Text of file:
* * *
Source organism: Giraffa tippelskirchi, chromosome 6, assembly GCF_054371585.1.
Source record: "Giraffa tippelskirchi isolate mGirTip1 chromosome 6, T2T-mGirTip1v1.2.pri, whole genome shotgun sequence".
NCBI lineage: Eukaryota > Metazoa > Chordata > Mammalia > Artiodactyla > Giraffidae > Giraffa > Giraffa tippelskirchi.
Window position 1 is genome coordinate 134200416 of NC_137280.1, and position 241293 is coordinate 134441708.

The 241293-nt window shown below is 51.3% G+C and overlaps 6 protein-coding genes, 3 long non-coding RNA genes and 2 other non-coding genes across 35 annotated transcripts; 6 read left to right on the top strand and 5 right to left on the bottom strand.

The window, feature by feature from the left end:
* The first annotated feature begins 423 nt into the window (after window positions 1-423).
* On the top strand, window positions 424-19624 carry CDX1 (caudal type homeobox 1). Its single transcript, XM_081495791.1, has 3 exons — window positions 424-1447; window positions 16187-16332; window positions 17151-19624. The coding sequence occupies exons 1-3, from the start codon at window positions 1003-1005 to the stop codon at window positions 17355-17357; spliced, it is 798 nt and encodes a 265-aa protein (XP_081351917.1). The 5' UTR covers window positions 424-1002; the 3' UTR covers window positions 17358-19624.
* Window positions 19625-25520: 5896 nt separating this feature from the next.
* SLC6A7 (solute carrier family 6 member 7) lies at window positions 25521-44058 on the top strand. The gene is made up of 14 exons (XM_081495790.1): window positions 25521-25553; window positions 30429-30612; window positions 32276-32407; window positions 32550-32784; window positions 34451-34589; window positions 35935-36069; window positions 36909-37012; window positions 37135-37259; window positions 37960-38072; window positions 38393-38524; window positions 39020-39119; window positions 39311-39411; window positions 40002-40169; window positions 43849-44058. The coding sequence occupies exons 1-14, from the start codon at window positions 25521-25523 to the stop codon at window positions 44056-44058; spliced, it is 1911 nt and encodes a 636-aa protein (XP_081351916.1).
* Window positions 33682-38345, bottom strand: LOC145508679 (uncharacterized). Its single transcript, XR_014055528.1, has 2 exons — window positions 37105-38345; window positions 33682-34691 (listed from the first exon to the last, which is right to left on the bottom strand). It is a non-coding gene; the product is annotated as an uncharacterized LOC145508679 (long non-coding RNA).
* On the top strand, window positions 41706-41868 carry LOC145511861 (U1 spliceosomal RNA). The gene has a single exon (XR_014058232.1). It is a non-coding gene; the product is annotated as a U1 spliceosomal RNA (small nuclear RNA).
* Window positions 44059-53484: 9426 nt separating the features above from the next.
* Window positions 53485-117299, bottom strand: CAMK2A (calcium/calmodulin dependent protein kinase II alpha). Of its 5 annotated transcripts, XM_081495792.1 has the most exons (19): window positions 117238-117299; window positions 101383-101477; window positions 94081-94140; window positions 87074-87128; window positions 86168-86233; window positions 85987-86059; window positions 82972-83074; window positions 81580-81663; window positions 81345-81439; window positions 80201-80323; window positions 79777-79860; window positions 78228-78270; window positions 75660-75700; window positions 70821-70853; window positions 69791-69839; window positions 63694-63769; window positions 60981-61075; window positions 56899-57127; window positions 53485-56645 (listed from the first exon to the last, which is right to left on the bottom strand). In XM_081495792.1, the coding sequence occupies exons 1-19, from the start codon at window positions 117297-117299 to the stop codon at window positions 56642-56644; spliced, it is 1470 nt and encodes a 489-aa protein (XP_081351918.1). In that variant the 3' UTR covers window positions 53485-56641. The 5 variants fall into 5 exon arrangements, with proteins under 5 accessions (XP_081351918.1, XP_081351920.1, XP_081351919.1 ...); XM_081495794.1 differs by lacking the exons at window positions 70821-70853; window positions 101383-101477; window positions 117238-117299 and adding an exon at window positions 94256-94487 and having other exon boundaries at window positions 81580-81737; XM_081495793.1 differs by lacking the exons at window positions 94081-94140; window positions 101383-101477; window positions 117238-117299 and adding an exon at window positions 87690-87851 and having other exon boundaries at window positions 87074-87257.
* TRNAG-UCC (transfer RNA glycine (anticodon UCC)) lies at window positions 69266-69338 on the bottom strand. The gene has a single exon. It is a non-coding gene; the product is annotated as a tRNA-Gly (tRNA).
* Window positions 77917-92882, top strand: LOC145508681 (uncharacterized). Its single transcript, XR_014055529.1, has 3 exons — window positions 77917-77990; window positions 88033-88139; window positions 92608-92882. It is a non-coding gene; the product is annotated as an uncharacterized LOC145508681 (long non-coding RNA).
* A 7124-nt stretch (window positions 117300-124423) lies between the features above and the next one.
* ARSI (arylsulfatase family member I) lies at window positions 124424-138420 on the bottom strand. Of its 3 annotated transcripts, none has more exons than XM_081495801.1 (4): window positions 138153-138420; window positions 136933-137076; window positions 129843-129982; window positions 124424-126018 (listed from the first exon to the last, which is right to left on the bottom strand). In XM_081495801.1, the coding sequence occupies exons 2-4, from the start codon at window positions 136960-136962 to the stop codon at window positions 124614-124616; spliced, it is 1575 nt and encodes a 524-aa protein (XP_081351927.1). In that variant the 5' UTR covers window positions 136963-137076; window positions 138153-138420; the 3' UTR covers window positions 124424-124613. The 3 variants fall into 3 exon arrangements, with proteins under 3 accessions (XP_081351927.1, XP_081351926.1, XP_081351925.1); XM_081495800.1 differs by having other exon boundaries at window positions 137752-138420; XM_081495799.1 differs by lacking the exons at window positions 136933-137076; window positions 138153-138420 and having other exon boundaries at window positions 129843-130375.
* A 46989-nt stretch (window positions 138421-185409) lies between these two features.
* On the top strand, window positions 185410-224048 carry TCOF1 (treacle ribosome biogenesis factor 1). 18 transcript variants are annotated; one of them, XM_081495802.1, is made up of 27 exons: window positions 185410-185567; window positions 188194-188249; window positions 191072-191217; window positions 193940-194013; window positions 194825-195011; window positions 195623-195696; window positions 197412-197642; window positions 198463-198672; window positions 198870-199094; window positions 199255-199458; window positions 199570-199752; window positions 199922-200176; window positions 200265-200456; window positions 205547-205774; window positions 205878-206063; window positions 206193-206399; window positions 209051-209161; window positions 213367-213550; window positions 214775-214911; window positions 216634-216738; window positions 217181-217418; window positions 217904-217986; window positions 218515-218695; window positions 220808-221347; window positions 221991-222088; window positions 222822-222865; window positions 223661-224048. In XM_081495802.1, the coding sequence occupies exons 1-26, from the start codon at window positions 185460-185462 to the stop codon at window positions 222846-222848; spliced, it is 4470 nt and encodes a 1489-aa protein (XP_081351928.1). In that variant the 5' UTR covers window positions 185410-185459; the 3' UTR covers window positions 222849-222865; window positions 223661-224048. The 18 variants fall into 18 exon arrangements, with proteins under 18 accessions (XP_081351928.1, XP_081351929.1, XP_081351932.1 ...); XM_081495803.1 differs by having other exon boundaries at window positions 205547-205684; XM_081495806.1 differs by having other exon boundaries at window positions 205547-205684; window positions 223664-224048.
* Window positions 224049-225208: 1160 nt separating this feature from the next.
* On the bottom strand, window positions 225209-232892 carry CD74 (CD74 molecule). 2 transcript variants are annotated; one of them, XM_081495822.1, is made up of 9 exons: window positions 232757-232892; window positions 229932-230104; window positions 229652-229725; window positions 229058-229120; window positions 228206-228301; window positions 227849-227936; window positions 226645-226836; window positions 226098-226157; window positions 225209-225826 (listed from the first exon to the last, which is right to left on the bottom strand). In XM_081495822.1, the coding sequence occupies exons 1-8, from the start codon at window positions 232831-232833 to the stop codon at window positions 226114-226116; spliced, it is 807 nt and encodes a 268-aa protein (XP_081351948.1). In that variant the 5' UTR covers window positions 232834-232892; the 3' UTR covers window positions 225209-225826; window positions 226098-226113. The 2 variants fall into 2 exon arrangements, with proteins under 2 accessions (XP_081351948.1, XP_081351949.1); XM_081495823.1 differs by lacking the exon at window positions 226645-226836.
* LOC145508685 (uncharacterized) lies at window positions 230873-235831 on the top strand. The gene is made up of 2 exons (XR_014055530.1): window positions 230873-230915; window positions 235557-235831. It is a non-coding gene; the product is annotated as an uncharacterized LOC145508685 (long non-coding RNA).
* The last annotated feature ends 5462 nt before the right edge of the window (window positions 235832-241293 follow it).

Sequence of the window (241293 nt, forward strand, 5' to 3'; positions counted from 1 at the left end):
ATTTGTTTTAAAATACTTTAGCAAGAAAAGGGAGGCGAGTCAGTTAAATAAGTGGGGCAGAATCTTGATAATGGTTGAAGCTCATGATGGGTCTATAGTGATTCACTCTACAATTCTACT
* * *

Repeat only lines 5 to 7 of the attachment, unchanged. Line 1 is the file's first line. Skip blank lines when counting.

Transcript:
The 241293-nt window shown below is 51.3% G+C and overlaps 6 protein-coding genes, 3 long non-coding RNA genes and 2 other non-coding genes across 35 annotated transcripts; 6 read left to right on the top strand and 5 right to left on the bottom strand.

The window, feature by feature from the left end:
* The first annotated feature begins 423 nt into the window (after window positions 1-423).